outline of your proposed lesson plan? - this hearkens back to " what
is your level of experience" - and is this “jewelry making” class to
be tied into say geology or mineralogy, sciences, art and/or craft,
an eventual “show” at term’s end or can you give a projection for the
number of terms you are planning to carry out this offering at the
High school? And largely,Is this a new programme of which the
administration is fully supportive or something they have only agreed
to try out for a semester ?

Yes these may seem like a lot of questions but I can assure you that
they are quite relevant to the amount of success and being able to
take home a nicely designed and fabricated piece of work or
something with a piece of wire wrapped around a crystal or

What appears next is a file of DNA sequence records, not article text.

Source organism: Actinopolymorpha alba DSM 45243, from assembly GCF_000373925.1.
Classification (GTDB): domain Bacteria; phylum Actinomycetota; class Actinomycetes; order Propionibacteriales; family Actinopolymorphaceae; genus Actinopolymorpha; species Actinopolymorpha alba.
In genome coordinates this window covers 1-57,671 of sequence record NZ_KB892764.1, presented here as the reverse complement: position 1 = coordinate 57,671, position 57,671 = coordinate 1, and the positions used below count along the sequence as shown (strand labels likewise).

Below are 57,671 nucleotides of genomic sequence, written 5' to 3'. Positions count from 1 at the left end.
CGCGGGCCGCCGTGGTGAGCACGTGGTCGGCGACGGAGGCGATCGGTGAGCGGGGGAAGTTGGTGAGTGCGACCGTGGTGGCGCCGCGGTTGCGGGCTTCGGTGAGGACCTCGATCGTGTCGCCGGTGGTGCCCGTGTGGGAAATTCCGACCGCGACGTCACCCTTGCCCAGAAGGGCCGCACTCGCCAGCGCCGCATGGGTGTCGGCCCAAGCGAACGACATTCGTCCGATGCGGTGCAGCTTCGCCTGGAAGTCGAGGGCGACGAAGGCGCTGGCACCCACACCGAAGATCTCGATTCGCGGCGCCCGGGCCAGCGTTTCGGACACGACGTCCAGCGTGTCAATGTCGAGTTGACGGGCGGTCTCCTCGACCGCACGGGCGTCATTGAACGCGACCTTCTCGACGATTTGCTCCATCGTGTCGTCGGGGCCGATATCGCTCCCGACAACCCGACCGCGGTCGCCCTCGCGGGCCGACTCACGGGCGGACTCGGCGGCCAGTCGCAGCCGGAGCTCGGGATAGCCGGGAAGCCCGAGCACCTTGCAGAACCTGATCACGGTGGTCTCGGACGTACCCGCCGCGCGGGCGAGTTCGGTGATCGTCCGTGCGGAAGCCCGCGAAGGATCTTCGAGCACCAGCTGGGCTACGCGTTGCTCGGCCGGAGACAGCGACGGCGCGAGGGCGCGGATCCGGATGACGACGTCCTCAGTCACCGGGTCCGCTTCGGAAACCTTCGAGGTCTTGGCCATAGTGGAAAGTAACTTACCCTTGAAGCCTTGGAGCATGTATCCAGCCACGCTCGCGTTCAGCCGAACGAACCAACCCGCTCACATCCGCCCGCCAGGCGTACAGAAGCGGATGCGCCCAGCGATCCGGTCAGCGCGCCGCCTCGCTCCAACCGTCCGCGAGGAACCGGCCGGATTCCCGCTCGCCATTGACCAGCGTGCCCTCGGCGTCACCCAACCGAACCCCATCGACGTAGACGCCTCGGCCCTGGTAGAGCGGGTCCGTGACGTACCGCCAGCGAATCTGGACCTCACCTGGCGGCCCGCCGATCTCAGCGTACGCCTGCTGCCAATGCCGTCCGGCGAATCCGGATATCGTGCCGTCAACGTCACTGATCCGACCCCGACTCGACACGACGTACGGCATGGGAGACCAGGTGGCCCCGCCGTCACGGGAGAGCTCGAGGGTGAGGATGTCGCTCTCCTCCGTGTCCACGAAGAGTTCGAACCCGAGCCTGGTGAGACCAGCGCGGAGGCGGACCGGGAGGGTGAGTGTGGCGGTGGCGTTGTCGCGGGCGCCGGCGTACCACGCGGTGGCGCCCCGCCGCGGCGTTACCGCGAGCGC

pre-tumbled stone, or a string of something…

I am more than willing to help you design a plan, how to execute it
and the potential costs involved, etc. but need some detailed
so they aren’t learning bead stringing and crude wire
projects, but so they can grasp the entire process and experience
the stages of learning appropriate to a well thought out class
potentially 5 days a week for at least an hour and 15 minutes a day (
if it’s less that would be relevant) of which the student’s parents
are willing to invest the money necessary to enroll in the most basic
of classes that are well run, controlled( as far as time constraints
and class-studio rules of safety,liability , and would have other
students on a waiting list to get in…If the entire budget is to come